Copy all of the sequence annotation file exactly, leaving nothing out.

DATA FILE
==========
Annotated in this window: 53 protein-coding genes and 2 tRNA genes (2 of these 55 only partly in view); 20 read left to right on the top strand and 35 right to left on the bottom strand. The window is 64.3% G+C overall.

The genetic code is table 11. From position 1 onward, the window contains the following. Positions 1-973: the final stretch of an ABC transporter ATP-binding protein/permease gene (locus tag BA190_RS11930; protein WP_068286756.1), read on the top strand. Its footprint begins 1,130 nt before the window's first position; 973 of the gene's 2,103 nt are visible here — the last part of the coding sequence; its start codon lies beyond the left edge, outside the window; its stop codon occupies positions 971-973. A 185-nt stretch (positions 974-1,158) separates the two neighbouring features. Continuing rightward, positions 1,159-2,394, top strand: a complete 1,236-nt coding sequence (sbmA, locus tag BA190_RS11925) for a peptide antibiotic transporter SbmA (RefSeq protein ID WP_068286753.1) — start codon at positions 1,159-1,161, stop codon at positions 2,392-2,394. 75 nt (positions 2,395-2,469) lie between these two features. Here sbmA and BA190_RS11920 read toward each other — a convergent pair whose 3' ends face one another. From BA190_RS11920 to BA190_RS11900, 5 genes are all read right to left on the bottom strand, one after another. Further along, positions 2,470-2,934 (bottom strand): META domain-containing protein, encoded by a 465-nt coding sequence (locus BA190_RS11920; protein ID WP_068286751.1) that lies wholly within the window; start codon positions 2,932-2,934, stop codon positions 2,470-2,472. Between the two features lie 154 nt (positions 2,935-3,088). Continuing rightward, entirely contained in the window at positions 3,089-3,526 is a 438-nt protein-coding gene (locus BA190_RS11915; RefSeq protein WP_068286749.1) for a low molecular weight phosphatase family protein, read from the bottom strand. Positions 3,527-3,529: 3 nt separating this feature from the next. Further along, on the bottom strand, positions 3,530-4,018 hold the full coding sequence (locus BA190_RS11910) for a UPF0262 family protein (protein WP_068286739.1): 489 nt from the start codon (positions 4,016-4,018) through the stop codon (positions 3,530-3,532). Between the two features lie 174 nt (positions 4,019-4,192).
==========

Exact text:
Annotated in this window: 53 protein-coding genes and 2 tRNA genes (2 of these 55 only partly in view); 20 read left to right on the top strand and 35 right to left on the bottom strand. The window is 64.3% G+C overall.

The genetic code is table 11. From position 1 onward, the window contains the following. Positions 1-973: the final stretch of an ABC transporter ATP-binding protein/permease gene (locus tag BA190_RS11930; protein WP_068286756.1), read on the top strand. Its footprint begins 1,130 nt before the window's first position; 973 of the gene's 2,103 nt are visible here — the last part of the coding sequence; its start codon lies beyond the left edge, outside the window; its stop codon occupies positions 971-973. A 185-nt stretch (positions 974-1,158) separates the two neighbouring features. Continuing rightward, positions 1,159-2,394, top strand: a complete 1,236-nt coding sequence (sbmA, locus tag BA190_RS11925) for a peptide antibiotic transporter SbmA (RefSeq protein ID WP_068286753.1) — start codon at positions 1,159-1,161, stop codon at positions 2,392-2,394. 75 nt (positions 2,395-2,469) lie between these two features. Here sbmA and BA190_RS11920 read toward each other — a convergent pair whose 3' ends face one another. From BA190_RS11920 to BA190_RS11900, 5 genes are all read right to left on the bottom strand, one after another. Further along, positions 2,470-2,934 (bottom strand): META domain-containing protein, encoded by a 465-nt coding sequence (locus BA190_RS11920; protein ID WP_068286751.1) that lies wholly within the window; start codon positions 2,932-2,934, stop codon positions 2,470-2,472. Between the two features lie 154 nt (positions 2,935-3,088). Continuing rightward, entirely contained in the window at positions 3,089-3,526 is a 438-nt protein-coding gene (locus BA190_RS11915; RefSeq protein WP_068286749.1) for a low molecular weight phosphatase family protein, read from the bottom strand. Positions 3,527-3,529: 3 nt separating this feature from the next. Further along, on the bottom strand, positions 3,530-4,018 hold the full coding sequence (locus BA190_RS11910) for a UPF0262 family protein (protein WP_068286739.1): 489 nt from the start codon (positions 4,016-4,018) through the stop codon (positions 3,530-3,532). Between the two features lie 174 nt (positions 4,019-4,192).